Going to the theatre is like 30 minutes of cardio, with theatre audiences feeling synchronising heart beats
A study from University College London, University of Lancaster and Encore Tickets examines the heart rates, brain activity, and other physiological signals of theatregoers during a live performance of Dreamgirls.
Findings reveal watching live theatre produces the same heart activity as half an hour of cardio and that the heart rates of audience members synchronise.
The research, conducted by neuroscientists from University College London and the University of Lancaster in association with Encore Tickets, monitored the heart rates, brain activity, and other physiological signals of 12 individuals at a live theatre performance of Dreamgirls, the Tony and Olivier Award-winning musical.
The study found that watching a live theatre performance stimulates your cardiovascular system to the same extent as doing 28 minutes of healthy cardio exercise.
During the performance of Dreamgirls, the heart rates of audience members spent an average of 28 minutes beating at an elevated range between 50% – 70% of their maximum heart rate. The British Heart Foundation identify this level of heart rate as the optimal heart rate to stimulate cardio fitness and stamina. So, although they were seated for the performance, audience members spent an average of 28 minutes engaged in cardio exercise.
Dr Joseph Devlin, Head of Experimental Psychology at University College London, says “This demonstration paints quite a clear picture that attending a live performance has an impact on cardiovascular activity.”
The study showed that two of the most interesting peaks in heart rate activity come just before the start of the interval, and at the end of the show. The soar from a lower heart rate suggesting captivated concentration, to a higher peak of arousal reflects the surge of deep emotion and energy seen on stage.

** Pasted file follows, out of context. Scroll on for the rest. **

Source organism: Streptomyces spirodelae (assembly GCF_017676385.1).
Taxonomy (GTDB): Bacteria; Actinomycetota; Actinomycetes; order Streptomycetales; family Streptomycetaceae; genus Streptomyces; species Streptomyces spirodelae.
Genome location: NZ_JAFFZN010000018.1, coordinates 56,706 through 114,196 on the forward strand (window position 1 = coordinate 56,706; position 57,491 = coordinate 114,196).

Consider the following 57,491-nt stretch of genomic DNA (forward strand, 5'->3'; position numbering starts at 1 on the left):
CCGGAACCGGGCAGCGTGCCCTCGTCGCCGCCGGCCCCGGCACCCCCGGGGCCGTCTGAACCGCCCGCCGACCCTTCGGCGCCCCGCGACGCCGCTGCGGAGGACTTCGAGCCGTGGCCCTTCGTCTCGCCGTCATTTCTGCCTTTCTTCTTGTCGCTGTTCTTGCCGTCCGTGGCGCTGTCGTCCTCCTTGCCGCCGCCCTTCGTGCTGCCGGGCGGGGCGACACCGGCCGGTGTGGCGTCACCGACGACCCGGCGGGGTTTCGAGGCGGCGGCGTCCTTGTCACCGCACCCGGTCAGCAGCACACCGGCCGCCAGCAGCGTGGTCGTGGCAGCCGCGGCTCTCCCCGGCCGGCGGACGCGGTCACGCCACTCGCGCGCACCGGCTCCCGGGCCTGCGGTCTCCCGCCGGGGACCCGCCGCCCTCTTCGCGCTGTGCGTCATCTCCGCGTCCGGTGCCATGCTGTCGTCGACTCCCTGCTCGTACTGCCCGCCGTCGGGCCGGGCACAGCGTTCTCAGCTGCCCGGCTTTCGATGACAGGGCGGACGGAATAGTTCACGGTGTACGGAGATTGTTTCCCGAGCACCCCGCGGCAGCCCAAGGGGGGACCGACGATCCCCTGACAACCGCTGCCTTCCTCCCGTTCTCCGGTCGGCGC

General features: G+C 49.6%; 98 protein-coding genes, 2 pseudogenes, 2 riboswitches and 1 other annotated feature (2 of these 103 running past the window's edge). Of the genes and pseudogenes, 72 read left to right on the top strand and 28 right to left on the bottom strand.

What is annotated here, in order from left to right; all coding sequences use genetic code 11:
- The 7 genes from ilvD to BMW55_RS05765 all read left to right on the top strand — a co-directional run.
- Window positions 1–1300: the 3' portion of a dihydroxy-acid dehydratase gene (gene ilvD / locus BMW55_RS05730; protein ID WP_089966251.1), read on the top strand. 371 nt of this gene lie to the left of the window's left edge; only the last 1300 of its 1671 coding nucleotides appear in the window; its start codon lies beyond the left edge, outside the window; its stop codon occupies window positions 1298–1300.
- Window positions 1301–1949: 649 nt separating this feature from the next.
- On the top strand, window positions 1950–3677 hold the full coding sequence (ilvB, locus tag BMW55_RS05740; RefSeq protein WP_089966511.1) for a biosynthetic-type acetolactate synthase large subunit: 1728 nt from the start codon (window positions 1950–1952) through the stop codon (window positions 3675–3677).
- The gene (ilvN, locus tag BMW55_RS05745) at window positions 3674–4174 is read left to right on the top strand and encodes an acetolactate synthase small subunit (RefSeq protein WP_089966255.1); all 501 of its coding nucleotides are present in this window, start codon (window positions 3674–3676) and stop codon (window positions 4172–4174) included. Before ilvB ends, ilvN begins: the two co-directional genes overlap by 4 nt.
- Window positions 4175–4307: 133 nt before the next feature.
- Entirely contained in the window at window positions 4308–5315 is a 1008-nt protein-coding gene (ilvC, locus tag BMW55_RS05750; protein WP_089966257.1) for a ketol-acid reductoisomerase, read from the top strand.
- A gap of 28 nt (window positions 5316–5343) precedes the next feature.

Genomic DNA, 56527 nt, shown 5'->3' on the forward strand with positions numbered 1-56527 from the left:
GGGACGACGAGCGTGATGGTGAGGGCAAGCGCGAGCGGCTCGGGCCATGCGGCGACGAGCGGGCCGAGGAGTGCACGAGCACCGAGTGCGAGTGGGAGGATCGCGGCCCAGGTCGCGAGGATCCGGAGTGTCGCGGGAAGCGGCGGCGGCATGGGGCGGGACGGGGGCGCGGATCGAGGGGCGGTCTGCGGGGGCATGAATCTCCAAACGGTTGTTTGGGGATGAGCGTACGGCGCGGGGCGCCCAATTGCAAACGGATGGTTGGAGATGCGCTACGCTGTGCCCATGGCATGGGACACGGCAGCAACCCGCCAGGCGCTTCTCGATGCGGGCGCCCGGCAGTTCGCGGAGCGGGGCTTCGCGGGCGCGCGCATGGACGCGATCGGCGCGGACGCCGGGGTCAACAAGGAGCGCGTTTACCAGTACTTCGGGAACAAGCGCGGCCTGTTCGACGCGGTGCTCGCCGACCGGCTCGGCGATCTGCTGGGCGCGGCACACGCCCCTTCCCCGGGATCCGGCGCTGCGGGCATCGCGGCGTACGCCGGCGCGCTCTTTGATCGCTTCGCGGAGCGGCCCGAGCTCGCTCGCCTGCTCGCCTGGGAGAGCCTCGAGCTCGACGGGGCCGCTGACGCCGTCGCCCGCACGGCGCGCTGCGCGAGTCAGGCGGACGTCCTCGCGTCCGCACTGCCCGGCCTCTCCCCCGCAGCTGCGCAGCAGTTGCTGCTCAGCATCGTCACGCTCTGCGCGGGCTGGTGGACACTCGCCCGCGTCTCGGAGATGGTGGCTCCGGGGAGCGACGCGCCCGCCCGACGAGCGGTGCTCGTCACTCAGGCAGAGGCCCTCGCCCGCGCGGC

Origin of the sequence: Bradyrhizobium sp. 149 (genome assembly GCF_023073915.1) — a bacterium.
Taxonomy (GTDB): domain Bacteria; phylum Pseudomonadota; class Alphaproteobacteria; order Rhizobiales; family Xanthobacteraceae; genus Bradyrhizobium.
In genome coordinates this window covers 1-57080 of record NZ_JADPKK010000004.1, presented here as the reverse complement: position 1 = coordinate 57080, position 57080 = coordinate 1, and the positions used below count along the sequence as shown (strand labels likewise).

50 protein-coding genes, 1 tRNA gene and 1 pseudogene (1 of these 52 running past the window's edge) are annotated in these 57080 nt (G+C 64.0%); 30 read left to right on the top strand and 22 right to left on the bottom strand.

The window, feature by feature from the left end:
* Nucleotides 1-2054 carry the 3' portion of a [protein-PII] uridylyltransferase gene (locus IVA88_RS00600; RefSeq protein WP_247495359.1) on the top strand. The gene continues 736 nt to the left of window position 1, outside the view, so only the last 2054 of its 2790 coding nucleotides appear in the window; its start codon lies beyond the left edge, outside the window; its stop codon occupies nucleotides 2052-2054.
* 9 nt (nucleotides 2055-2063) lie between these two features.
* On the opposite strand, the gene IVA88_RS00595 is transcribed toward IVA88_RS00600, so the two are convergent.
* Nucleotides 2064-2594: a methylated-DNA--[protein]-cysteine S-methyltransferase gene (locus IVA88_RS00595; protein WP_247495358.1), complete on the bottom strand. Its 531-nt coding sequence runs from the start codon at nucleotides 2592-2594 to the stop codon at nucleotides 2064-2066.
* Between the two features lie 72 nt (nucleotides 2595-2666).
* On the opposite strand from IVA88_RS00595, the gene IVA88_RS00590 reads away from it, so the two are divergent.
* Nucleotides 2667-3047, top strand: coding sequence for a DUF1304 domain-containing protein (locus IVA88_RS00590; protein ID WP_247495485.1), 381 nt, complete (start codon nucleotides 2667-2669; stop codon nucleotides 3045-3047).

Interestingly, the study also found that live entertainment causes your heartbeat to synchronise with other audience members as the group’s pulses sped up and slowed down at the same rate as each other.
Scientists have found that when an environment makes people synchronise their bodies with each other, it can cause them to bond and in turn like each other more. This suggests that going to the theatre can connect individuals on a deeper level, enhancing social bonds between people more powerfully than previously thought.
Devlin says “Usually, a group of individuals will each have their own heart rates and rhythms, with little relationship to each other. But during experiences with heightened levels of emotion, people’s heart beats can become synchronised, which in itself is astounding.”
Devlin adds “Experiencing the live theatre performance was extraordinary enough to overcome group differences and produce a common physiological experience in the audience members.”
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